The Ellie Hoover Walker Collection

August 19, 2015

On Aug. 9, Skinner’s sold the Eleanor “Ellie” Hoover Walker (1924-2015) collection. The sale took place at Skinner Auctioneers’ Marlborough, Mass., facility. The company held a two-day August Americana sale on Aug. 8, and 9, which totaled $2,169,006 (including 23 percent buyer’s premium). At the beginning of day two, the Ellie Hoover Walker collection was sold in 324 lots (separate catalog) and totaled $1,042,265.
Ellie Walker of Hudson, Ohio, was a longtime dealer and collector. She loved Pennsylvania German material, New England furniture, and spatterware china, among other things. She dealt in quality country Americana and did business with many well-known dealers of the past. Among them included George Samaha, Mary and Tom Thornton, and Joe Kindig. She also bought from many others, including Gus Knapp and Ross Trump. Trump along with Ed Brown, like many of the old-time dealers, traveled east regularly on buying trips in the golden age of shop buying. Trump was a customer of Hattie Brunner and brought loads of Pennsylvania German folk art to Ohio. Walker was also friends with fellow dealer Fritz Ehrenfried. The two would do shows together, and Ehrenfried left a number of things to her in his will.
Walker was a longtime customer of Garth’s in Delaware, Ohio, and, on occasion, sold things through the auction house. She had a big sale there on May 5 and 6, in 1978, when she moved from North Canton to Hudson. Her first husband was a Hoover and an heir to the Hoover Manufacturing Company. They got a divorce, and years later she married Captain Lewis Walker Jr.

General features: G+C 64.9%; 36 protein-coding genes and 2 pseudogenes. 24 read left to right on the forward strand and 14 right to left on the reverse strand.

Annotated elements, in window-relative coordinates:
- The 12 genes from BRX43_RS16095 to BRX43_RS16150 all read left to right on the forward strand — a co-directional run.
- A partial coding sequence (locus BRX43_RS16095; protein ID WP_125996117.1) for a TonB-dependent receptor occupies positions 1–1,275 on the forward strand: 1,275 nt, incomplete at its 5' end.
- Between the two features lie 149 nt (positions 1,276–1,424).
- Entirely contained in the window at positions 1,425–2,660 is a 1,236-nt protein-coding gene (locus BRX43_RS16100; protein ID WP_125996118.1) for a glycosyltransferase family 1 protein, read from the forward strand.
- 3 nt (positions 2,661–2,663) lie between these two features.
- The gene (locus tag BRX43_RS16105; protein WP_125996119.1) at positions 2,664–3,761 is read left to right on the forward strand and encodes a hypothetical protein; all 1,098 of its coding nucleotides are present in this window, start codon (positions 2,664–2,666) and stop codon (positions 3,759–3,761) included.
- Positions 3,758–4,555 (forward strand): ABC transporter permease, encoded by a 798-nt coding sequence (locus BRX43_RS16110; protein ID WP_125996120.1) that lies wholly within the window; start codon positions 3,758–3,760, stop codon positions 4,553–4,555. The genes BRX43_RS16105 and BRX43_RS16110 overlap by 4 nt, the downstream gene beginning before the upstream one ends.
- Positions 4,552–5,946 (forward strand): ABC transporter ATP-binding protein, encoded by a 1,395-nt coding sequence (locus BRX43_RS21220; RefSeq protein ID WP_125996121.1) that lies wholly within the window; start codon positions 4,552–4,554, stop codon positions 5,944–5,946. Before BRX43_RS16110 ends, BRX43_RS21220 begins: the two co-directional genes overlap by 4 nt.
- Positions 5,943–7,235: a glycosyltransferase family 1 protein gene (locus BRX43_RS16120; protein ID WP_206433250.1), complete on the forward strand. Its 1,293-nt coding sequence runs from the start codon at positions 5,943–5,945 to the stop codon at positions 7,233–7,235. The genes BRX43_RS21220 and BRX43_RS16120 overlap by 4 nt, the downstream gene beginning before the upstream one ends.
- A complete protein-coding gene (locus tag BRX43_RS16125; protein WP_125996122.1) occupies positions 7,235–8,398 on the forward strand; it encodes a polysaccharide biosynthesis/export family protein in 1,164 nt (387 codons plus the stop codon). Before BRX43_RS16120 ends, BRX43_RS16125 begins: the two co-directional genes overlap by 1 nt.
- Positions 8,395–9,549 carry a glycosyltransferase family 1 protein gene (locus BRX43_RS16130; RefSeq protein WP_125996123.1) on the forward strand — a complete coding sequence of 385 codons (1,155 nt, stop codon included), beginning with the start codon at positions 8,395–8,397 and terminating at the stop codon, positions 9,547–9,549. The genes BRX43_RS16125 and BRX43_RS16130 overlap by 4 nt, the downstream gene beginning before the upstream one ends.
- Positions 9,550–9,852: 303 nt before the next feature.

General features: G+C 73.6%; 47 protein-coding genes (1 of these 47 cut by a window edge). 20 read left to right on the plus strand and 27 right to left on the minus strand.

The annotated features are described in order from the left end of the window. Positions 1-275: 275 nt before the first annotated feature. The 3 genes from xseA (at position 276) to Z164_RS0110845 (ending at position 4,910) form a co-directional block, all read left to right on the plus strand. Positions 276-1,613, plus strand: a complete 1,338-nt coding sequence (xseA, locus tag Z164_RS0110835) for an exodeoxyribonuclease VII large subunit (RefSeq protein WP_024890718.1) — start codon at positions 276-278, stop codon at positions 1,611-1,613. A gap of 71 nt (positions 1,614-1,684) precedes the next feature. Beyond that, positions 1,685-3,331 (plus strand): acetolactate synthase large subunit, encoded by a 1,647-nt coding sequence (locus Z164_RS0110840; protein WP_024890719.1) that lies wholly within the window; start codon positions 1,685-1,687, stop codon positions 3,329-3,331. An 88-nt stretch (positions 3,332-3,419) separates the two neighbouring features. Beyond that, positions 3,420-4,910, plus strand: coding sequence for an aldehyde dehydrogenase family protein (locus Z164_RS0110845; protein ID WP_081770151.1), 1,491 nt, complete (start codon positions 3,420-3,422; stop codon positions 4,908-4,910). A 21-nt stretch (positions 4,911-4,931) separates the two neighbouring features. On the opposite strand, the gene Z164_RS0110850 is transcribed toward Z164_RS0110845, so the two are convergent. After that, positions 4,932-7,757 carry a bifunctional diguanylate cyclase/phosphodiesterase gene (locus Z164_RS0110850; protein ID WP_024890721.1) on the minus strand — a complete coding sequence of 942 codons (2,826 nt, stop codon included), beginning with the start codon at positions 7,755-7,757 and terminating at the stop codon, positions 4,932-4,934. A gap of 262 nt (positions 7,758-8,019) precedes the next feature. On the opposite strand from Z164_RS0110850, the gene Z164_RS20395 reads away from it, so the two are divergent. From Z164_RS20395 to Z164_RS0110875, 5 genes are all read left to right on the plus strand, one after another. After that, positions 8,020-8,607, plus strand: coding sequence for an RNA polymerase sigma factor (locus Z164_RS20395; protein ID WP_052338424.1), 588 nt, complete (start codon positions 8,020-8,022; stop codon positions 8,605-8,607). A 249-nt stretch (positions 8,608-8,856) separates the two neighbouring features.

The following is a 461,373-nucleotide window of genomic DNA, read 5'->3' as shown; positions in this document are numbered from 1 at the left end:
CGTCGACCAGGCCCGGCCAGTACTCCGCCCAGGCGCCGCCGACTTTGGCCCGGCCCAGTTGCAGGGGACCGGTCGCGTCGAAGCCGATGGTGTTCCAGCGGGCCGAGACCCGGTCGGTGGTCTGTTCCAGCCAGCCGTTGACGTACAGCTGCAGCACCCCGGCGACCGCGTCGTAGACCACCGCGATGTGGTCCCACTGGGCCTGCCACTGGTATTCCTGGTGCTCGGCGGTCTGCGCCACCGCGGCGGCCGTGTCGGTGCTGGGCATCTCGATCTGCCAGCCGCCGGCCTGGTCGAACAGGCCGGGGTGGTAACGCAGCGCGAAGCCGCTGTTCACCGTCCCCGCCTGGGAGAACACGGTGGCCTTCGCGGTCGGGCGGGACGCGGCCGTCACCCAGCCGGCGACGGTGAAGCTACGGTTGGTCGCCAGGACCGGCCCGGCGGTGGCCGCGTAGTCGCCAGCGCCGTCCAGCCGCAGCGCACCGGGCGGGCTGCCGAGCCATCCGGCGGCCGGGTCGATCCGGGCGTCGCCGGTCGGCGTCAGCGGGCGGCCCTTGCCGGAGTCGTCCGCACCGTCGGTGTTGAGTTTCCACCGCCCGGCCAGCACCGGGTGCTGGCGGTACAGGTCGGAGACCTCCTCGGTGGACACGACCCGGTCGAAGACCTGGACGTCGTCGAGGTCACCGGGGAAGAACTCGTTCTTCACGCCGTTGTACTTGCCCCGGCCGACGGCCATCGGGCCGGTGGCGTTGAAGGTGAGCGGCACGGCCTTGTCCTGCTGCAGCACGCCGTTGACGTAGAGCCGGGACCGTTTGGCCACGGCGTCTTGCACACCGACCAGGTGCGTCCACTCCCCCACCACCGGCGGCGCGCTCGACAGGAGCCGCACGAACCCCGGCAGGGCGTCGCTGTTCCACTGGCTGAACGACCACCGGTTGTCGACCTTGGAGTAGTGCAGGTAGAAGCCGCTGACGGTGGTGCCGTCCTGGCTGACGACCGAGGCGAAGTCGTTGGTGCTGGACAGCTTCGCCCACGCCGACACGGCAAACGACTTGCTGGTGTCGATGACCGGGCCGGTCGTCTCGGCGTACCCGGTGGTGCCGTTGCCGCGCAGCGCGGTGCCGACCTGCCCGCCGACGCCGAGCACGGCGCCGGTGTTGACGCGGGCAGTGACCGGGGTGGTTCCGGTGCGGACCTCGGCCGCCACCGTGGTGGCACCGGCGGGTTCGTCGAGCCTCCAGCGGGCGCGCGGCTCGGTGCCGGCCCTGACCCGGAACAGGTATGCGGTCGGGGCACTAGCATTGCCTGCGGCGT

“We were honored to put a catalog and sale together for Ellie, who was not only well-respected but a genuine nice person,” said Chris Barber, deputy director at Skinner’s. The Massachusetts auction house did a fine job handling the sale and presented the material very well.
Walker was a collector who edited through upgrading her collections. She was active in the 1950s onward. Her spatterware collection included a number of pieces with rare color combinations, and most of it sold fine, given today’s market. Anyone who has analyzed this specialized field realizes it is not what it was 10 to 20 years ago.
Spatterware china or simply “spatter” was heavily produced in England largely throughout the second quarter of the 19th century and was a popular export, especially with the Pennsylvania German market. Yellow is a rare color in spatter. At this sale, a yellow covered sugar bowl with red thistle pattern sold for $984, and a yellow spatter plate with red thistle sold for $1,107. Walker was a condition conscience buyer, yet some pieces did have minor imperfections. A blue spatter teapot with peafowl decoration brought $431, a five-color spatter pitcher sold for $1,107, and a purple and blue spatter footed salt sold for $215. Rare color combinations and patterns sold well. A blue and green spatter cup and saucer in star drape pattern sold for $10,455, and a black and teal festoon pattern plate with sprig decoration in the center sold for $6,765.
The tin and chalk did okay, as did some of the formal furniture. Painted furniture and fraktur were strong overall. An octagonal form blue ground paint-decorated tin tea caddy with a bird sold for $1,230. A red ground paint-decorated dome-top document box with minor wear realized $1,599. A heart-in-hand tin cookie cutter sold for $677, and a large chalk seated cat with paint-decoration sold low for $677 due to restoration on the lower back side.
The fine walnut Dutch cupboard that housed the bulk of Walker’s spatter collection sold for $12,300. Only a couple pieces of formal furniture went unsold, including a cherry Pembroke drop-leaf table, a Connecticut high chest of drawers and a New Hampshire red-stained cherry card table.